“It’s beautiful,” Mina whispered.

“It can be at times,” Nix said wearily. “At others times it’s too perfect.” He waited until the final sun had almost set, and then he pointed in the distance, to what looked like a white snow-capped mountain surrounded by a beautiful crystal lake. “There. That’s where we’re going.”

“I don’t see anything.” Mina strained and tried to stand taller on the horse to look. She saw a small carriage in the distance, pulled by what looked like a chimera, approach the south side of the lake. The carriage and beast crossed onto a large stone bridge that blended perfectly into the shimmering hues of the lake, unless you were looking for it. She looked ahead to see what was on the other side, but the bridge looked unfinished—like someone had forgotten to complete the north end. The carriage never slowed and didn’t seem deterred by the lack of a road. One minute it was there, and the next second the carriage had disappeared into thin air.

“Where did it go?” Mina gasped.

“Wait for it. Wait for it,” Nix chanted, and pointed to the sinking sun and the middle of the lake.

Mina strained her eyes, staring at the spot that Nix had referred to, and then as the sun sank below the horizon, it appeared: the rest of the completed stone bridge that led to a double arched white and gold gate and up to the front steps of a glorious palace. In the moonlight, the walls sparkled and shone, reflecting back the last of the suns’ rays.

Her breath caught, and a single tear slid down her cheek at the magnificence of the Fates’ home. The north side of the palace nestled into the mountain, protecting it from an invasion. Towers pierced the sky, seeming to disappear among the soft white clouds. Torches inside the castle were lit, and window by window the castle was alight in a soft ethereal glow.

Nix explained that the palace could only be seen at sunset and sunrise, and was hidden the rest of the day. Something flew over the castle, and Mina thought she saw a griffin patrolling the sky. A second one came to land on an outcropping on the mountain and glared watchfully over the lake. Of course the Royal Fates would be protected. She scanned the main entrance into the palace and saw what the veil had hidden. On the other side of the bridge were guards. Not small human guards—the giant variety.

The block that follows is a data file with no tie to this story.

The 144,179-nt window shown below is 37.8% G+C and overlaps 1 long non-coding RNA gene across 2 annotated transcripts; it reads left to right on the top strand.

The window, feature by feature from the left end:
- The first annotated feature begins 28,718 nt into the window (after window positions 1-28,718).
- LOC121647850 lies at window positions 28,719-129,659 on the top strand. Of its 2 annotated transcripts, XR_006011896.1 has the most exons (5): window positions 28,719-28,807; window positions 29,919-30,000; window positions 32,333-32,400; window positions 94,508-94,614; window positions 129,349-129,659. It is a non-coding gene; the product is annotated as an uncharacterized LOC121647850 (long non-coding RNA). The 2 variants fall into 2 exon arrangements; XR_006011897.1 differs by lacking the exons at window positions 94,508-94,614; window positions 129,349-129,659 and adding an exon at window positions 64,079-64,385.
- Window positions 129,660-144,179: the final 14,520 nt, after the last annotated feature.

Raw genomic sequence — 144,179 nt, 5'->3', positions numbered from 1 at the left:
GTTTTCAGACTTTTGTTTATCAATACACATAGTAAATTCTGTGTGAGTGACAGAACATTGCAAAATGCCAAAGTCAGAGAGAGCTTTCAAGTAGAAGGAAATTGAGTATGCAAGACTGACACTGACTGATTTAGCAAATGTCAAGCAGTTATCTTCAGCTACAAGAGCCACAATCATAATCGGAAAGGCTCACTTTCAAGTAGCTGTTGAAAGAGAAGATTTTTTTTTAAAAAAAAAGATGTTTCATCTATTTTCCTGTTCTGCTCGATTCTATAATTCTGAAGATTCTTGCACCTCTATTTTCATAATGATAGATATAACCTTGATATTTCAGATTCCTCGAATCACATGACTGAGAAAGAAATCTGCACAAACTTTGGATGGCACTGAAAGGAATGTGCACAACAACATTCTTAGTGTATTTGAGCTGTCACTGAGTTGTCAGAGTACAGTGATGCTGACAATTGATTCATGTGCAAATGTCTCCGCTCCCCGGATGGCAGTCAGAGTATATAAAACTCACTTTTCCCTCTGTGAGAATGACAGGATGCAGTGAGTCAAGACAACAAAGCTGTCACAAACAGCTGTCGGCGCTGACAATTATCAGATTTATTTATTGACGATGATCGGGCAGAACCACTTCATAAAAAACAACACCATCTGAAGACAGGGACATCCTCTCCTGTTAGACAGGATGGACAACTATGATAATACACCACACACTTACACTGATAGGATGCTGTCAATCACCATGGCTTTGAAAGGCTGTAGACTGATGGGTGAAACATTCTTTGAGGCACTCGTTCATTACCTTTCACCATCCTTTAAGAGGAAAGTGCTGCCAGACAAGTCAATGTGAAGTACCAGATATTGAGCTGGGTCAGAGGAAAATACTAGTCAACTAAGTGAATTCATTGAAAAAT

A second later the veil was back up, and the palace disappeared behind its protective glamour once more.

She swallowed nervously. “Now what? How do we get inside with all of the guards?”

“Oh, the giants and the griffins are the least of our worries. We aren’t sneaking into the palace by land or air.”

“Of course we’re not,” she replied sarcastically.

“The kelpies once told me of another way in.” His smile widened.

“Uh, Nix?” Mina called out worriedly, but it was too late.

Nix smiled. He nudged his horse forward, and it took off running toward the waterfall, then dove off the cliff. Her horse, without prompting, followed the white one and leapt into the air.

Chapter 23

“Oh, no, no, NO NOOOO!” she screamed as the horse underneath her flew through the air to disappear once again. She felt herself falling, and every inch of her body flailed, trying to stop the terrifying descent. She couldn’t catch her breath; she could no longer scream. The jagged rocks at the bottom of the waterfall came rushing toward her, and just when she thought she would be crushed to death, a ball of water appeared around her like a protective bubble and she hit the water hard, but not hard enough to cause any damage.